Over time, the original turn signal design underwent several upgrades, including the addition of self-canceling mechanisms, which removed the need to manually turn off the signal after making a turn. Manufacturers began installing automatic self-canceling systems for turn signals in the late 1940s, making the feature even more convenient for drivers.

In the late 1950s, an electronic turn signal flasher using a relay, instead of a thermal flashing mechanism, was developed. This new system was more reliable and durable than previous versions, making it a popular choice among car manufacturers at the time.

Today, turn signals are standard equipment on all cars and are legally required in most countries worldwide. Some modern cars come equipped with fancier signaling methods, such as retractable side mirrors with integrated turn signals or elaborate LED lighting on the vehicle's body.


The invention of the turn signal was a significant development in the automotive industry, making it easier and safer for drivers to signal their intentions while on the road. Since their invention, turn signals have undergone several upgrades and improvements, making them an essential feature in any modern car.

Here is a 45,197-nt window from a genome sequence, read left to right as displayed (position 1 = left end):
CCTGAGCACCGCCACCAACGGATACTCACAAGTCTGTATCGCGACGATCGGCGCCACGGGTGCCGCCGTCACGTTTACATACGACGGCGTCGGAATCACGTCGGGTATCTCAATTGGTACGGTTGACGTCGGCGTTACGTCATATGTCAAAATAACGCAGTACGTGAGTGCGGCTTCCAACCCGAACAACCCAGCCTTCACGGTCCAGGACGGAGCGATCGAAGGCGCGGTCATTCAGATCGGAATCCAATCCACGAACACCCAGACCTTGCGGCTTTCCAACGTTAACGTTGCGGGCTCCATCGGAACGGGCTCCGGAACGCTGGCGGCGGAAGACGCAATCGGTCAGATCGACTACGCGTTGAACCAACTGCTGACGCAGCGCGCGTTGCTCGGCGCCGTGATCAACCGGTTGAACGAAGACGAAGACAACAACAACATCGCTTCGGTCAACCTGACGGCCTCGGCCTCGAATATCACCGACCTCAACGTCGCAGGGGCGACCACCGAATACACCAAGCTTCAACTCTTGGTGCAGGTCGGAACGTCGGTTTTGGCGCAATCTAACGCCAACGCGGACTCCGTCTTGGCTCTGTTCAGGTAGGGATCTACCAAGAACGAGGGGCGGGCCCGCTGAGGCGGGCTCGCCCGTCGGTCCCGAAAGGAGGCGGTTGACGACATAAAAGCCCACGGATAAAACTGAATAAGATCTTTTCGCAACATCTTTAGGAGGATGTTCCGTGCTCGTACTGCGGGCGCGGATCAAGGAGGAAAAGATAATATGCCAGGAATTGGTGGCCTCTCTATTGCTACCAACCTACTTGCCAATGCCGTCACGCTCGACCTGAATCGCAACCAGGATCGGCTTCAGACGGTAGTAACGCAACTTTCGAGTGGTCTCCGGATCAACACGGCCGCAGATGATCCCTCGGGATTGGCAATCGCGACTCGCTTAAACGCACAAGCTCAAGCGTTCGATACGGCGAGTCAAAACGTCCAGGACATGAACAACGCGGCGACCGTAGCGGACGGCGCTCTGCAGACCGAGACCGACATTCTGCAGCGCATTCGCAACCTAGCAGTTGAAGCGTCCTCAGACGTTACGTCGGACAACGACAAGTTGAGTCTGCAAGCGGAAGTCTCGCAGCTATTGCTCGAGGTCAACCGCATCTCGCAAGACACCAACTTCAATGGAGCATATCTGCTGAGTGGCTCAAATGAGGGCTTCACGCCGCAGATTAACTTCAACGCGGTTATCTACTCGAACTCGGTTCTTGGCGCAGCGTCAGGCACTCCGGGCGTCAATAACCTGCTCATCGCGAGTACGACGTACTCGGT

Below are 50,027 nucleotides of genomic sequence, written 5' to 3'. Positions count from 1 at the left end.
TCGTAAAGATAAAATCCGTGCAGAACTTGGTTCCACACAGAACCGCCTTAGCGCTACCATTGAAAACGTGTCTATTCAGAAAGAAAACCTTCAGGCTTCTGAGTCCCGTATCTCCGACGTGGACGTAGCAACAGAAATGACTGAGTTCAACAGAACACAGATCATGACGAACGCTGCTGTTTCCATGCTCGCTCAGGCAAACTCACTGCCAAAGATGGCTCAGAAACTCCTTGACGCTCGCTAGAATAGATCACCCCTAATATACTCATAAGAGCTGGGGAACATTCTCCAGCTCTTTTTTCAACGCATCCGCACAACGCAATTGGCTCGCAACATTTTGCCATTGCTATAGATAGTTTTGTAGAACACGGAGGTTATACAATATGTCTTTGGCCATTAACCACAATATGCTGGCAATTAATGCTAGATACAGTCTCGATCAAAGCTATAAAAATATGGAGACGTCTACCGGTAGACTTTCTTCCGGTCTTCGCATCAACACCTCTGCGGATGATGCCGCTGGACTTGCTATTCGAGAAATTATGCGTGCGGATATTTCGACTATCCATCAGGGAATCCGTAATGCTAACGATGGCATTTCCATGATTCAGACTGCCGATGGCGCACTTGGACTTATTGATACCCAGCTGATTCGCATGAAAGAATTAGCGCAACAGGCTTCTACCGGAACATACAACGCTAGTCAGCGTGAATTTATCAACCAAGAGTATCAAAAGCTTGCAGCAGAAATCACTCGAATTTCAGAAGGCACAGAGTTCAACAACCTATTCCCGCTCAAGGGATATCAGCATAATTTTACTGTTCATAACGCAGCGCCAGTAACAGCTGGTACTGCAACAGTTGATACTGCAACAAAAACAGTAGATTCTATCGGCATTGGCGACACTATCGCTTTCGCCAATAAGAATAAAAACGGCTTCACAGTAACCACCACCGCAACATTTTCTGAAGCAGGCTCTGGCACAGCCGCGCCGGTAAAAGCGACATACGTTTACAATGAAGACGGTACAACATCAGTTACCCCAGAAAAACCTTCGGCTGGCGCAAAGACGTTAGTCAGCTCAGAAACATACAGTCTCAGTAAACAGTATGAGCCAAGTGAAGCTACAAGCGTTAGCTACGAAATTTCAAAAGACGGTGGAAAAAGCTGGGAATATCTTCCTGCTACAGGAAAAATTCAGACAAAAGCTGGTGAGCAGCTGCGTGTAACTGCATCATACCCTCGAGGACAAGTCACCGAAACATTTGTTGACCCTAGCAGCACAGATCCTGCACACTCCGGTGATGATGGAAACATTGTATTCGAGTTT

The Impact of Turn Signals

Preventing Accidents

Turn signals have played a significant role in reducing the number of accidents on roads, making them a crucial aspect of vehicle safety. Studies indicate that the use of turn signals can prevent up to 2 million accidents per year in the United States alone. The indicators provide advanced warning to other road users on the driver's intentions.

Indicators are especially helpful in roundabouts, lane changes, and more, as they allow other drivers to anticipate the driver's movements and act accordingly. Turn signals also improve visibility and predictability on roadways and reduce the likelihood of collisions.

Legislation and Standardization